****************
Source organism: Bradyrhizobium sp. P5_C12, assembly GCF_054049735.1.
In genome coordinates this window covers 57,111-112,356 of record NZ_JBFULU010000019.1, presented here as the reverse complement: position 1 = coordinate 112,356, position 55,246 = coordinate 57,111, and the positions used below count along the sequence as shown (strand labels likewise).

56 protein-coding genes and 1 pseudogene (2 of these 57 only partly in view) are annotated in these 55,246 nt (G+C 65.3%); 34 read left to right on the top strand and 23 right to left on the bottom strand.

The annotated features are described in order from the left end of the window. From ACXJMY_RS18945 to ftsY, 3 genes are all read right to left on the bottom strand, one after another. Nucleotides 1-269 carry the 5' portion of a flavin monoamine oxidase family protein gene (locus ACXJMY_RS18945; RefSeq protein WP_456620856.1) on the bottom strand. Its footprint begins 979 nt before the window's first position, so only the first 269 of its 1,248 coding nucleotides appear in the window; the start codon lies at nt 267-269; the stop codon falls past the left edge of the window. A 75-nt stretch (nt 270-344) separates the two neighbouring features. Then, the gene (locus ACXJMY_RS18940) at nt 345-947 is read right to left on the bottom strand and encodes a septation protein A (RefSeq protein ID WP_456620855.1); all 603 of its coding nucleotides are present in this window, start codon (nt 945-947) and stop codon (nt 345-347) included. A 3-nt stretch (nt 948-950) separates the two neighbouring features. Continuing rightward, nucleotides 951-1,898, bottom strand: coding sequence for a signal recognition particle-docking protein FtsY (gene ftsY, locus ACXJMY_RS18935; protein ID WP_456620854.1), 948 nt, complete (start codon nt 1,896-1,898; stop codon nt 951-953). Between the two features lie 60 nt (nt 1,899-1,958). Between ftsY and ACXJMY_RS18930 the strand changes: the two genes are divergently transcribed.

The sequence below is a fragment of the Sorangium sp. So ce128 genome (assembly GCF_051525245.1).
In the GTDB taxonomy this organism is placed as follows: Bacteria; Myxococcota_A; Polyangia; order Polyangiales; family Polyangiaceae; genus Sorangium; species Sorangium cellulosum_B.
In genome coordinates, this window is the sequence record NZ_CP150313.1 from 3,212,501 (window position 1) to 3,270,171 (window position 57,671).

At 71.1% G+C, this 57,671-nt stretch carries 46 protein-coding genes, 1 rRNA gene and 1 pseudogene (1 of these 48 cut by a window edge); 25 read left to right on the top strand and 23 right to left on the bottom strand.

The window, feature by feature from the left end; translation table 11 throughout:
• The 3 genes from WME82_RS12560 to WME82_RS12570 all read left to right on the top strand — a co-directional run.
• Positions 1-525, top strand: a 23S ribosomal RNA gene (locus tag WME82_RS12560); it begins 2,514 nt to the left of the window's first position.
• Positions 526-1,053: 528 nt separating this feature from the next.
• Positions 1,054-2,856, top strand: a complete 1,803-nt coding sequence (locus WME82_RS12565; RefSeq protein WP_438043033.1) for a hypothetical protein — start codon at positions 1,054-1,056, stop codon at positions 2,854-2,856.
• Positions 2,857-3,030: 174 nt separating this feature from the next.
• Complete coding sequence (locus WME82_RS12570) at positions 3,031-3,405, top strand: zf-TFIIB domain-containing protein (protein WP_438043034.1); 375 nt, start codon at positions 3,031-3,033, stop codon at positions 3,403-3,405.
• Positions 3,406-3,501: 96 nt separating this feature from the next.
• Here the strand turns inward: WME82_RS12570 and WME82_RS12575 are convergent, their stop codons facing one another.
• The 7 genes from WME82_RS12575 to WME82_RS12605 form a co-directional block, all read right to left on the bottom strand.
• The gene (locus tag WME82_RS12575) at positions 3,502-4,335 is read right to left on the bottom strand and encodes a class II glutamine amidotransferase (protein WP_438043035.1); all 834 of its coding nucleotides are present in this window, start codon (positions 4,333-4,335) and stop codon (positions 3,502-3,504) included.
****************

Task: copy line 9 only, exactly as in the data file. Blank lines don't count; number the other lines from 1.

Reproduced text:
The window, feature by feature from the left end; translation table 11 throughout: